Broadcasters, represented by the Association for Maximum Service Television (MSTV) are concerned about interference from MediaFLO and other Part 27 licenses using lower 700 MHz frequencies (TV Channels 52-59). Last month MSTV prepared and submitted proposed engineering methodology for accurately measuring interference from MediaFLO to off-air TV reception. In response to the MSTV submission, Qualcomm said that adopting the new methodology would delay Qualcomm's launch of MediaFLO, as software doesn't exist for implementing the methodology. Last week, MSTV sent a letter to the FCC stating that such software does exist and it is submitting the necessary software to them and Qualcomm.
MSTV is concerned that the OET-69 methodology--as specified by Qualcomm in its request to amend rules to allow its MediaFLO service to create up to two percent new interference to viewers of free, off-air TV service--does not accurately predict interference. OET Bulletin 69, used by the FCC to determine interference between broadcast stations, makes some assumptions to simplify calculations. MSTV is concerned that the OET-69 methodology may not apply to Qualcomm MediaFLO operations, which uses multiple transmitters that aren't necessarily co-located with broadcast stations and are likely to employ antennas with different elevation patterns than those assumed by OET-69.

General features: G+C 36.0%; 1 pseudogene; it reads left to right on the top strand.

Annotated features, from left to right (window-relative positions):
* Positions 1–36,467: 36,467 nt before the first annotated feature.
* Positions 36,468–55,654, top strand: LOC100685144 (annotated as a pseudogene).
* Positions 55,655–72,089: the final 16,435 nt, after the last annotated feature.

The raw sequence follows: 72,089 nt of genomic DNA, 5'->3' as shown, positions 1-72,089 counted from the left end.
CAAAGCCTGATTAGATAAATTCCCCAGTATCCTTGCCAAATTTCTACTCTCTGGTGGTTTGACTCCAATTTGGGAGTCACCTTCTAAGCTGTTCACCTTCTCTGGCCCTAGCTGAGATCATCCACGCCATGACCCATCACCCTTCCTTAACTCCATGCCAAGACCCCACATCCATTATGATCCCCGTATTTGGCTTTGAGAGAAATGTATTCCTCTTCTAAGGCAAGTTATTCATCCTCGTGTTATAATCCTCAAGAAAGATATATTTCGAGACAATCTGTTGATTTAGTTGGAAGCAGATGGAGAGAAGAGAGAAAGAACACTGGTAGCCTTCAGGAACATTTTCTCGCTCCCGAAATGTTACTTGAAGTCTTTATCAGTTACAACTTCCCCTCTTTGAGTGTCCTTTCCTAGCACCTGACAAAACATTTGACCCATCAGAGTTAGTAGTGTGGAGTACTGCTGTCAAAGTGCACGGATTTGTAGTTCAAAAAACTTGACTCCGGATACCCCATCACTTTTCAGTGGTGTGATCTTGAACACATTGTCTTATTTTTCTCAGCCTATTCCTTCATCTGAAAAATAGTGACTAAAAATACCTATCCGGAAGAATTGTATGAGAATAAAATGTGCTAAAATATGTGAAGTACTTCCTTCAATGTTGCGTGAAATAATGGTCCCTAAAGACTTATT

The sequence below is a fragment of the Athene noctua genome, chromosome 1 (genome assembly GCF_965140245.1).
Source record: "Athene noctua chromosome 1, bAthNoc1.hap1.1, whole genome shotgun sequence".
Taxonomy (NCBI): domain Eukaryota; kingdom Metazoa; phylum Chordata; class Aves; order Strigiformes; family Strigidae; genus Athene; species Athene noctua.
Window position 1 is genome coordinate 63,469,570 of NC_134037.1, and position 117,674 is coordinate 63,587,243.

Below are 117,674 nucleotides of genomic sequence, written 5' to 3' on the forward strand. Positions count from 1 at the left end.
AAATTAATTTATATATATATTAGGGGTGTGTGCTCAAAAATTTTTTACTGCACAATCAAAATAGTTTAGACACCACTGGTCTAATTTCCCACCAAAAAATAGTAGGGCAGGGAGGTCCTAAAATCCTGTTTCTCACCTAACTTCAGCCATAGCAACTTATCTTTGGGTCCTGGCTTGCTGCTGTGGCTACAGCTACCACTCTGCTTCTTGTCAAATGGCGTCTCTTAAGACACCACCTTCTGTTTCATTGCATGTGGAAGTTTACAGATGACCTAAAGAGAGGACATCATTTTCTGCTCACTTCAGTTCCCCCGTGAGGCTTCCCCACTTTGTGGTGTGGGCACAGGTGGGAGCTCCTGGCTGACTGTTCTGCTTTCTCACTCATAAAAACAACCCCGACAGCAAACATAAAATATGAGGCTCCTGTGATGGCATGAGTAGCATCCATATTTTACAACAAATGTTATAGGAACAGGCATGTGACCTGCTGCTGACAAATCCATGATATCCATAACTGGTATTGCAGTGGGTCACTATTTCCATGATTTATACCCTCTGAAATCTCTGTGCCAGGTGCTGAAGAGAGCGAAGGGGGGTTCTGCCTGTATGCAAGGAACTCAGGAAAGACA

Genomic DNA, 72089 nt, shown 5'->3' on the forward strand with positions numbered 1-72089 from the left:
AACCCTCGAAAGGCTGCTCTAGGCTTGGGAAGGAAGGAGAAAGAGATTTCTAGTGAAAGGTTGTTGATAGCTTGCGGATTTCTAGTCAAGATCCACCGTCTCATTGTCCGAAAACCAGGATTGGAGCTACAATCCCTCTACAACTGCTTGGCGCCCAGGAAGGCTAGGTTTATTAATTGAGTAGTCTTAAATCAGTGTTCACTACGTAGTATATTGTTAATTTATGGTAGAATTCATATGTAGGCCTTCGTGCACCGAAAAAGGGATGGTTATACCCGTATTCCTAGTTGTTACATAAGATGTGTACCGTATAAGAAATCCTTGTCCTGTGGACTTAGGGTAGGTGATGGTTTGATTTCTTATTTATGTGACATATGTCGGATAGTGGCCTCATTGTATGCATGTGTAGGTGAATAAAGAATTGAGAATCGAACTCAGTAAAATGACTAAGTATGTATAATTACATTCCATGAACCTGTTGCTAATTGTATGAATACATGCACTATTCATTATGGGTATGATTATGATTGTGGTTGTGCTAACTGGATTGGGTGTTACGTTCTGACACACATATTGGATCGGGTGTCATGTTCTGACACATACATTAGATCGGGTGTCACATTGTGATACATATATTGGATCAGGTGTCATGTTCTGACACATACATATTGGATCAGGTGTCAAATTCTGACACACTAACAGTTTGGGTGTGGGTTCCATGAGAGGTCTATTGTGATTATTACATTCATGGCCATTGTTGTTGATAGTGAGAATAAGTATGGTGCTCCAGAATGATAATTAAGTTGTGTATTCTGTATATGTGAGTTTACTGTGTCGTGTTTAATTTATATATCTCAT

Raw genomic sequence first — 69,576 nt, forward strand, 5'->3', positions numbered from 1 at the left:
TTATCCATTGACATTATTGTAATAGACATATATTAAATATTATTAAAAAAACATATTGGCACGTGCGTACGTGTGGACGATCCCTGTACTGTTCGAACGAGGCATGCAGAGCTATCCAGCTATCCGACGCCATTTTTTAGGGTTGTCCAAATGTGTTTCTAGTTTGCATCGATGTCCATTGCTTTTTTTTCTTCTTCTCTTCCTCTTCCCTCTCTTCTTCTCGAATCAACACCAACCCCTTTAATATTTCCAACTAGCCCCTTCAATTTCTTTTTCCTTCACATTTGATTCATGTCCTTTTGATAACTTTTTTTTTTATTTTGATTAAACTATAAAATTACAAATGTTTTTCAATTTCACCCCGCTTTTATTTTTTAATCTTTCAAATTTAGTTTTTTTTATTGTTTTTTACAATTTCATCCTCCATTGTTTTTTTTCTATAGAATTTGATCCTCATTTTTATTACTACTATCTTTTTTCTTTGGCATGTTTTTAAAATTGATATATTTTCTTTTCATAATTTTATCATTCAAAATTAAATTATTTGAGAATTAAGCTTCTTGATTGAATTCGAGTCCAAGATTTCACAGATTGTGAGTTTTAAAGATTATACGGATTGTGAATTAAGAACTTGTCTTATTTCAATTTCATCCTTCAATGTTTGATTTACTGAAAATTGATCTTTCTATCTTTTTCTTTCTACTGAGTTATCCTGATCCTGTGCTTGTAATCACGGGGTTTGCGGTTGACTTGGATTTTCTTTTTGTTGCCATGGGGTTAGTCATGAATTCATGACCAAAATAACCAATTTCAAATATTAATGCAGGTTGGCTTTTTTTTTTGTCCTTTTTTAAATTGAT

In the letter, MSTV said Qualcomm has repeatedly refused to make locations of its transmitters public, preventing MSTV or any other party from providing an interference analysis for all affected stations. MSTV said that if Qualcomm made available certain basic information about its proposed service, the FCC could use the software for a reliable estimation of the impact Qualcomm's requested.
"The decision is now in Qualcomm's hands. It can either continue to withhold data and raise spurious procedural arguments against adoption of a reliable interference methodology, or it can allow this proceeding to move forward on the merits," said MSTV.
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